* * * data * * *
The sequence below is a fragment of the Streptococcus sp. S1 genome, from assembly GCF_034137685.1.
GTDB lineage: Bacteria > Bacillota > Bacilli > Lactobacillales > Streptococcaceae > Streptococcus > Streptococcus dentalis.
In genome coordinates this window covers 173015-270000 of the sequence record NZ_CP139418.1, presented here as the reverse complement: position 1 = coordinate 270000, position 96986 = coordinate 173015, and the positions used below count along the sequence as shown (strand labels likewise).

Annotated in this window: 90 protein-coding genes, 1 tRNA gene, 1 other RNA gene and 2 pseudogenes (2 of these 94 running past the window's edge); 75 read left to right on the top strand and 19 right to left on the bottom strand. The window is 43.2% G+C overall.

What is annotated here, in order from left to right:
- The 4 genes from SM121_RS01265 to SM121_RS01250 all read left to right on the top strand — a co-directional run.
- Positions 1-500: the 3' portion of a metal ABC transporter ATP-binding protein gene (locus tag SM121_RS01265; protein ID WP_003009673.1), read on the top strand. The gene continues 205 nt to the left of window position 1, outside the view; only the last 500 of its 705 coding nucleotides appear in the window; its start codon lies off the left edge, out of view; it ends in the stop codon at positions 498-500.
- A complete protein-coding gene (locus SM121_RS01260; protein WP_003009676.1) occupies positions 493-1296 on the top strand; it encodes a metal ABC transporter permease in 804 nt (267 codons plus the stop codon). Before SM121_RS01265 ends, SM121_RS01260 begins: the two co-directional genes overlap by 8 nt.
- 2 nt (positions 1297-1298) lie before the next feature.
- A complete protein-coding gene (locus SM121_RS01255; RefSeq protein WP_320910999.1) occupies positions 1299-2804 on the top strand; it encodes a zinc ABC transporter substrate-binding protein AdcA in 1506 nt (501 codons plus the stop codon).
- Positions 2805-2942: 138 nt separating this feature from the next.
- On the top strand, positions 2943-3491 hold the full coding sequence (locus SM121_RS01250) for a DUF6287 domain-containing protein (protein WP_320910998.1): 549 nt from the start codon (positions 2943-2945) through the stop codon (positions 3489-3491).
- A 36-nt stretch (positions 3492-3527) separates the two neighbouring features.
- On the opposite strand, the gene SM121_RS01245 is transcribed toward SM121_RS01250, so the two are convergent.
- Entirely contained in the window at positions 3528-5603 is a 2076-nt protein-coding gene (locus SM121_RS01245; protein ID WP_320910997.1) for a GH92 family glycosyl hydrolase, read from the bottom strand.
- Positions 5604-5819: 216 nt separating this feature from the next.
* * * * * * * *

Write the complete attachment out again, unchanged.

The sequence below is a fragment of the Streptococcus sp. S1 genome, from assembly GCF_034137685.1.
GTDB lineage: Bacteria > Bacillota > Bacilli > Lactobacillales > Streptococcaceae > Streptococcus > Streptococcus dentalis.
In genome coordinates this window covers 173015-270000 of the sequence record NZ_CP139418.1, presented here as the reverse complement: position 1 = coordinate 270000, position 96986 = coordinate 173015, and the positions used below count along the sequence as shown (strand labels likewise).

Annotated in this window: 90 protein-coding genes, 1 tRNA gene, 1 other RNA gene and 2 pseudogenes (2 of these 94 running past the window's edge); 75 read left to right on the top strand and 19 right to left on the bottom strand. The window is 43.2% G+C overall.

What is annotated here, in order from left to right:
- The 4 genes from SM121_RS01265 to SM121_RS01250 all read left to right on the top strand — a co-directional run.
- Positions 1-500: the 3' portion of a metal ABC transporter ATP-binding protein gene (locus tag SM121_RS01265; protein ID WP_003009673.1), read on the top strand. The gene continues 205 nt to the left of window position 1, outside the view; only the last 500 of its 705 coding nucleotides appear in the window; its start codon lies off the left edge, out of view; it ends in the stop codon at positions 498-500.
- A complete protein-coding gene (locus SM121_RS01260; protein WP_003009676.1) occupies positions 493-1296 on the top strand; it encodes a metal ABC transporter permease in 804 nt (267 codons plus the stop codon). Before SM121_RS01265 ends, SM121_RS01260 begins: the two co-directional genes overlap by 8 nt.
- 2 nt (positions 1297-1298) lie before the next feature.
- A complete protein-coding gene (locus SM121_RS01255; RefSeq protein WP_320910999.1) occupies positions 1299-2804 on the top strand; it encodes a zinc ABC transporter substrate-binding protein AdcA in 1506 nt (501 codons plus the stop codon).
- Positions 2805-2942: 138 nt separating this feature from the next.
- On the top strand, positions 2943-3491 hold the full coding sequence (locus SM121_RS01250) for a DUF6287 domain-containing protein (protein WP_320910998.1): 549 nt from the start codon (positions 2943-2945) through the stop codon (positions 3489-3491).
- A 36-nt stretch (positions 3492-3527) separates the two neighbouring features.
- On the opposite strand, the gene SM121_RS01245 is transcribed toward SM121_RS01250, so the two are convergent.
- Entirely contained in the window at positions 3528-5603 is a 2076-nt protein-coding gene (locus SM121_RS01245; protein ID WP_320910997.1) for a GH92 family glycosyl hydrolase, read from the bottom strand.
- Positions 5604-5819: 216 nt separating this feature from the next.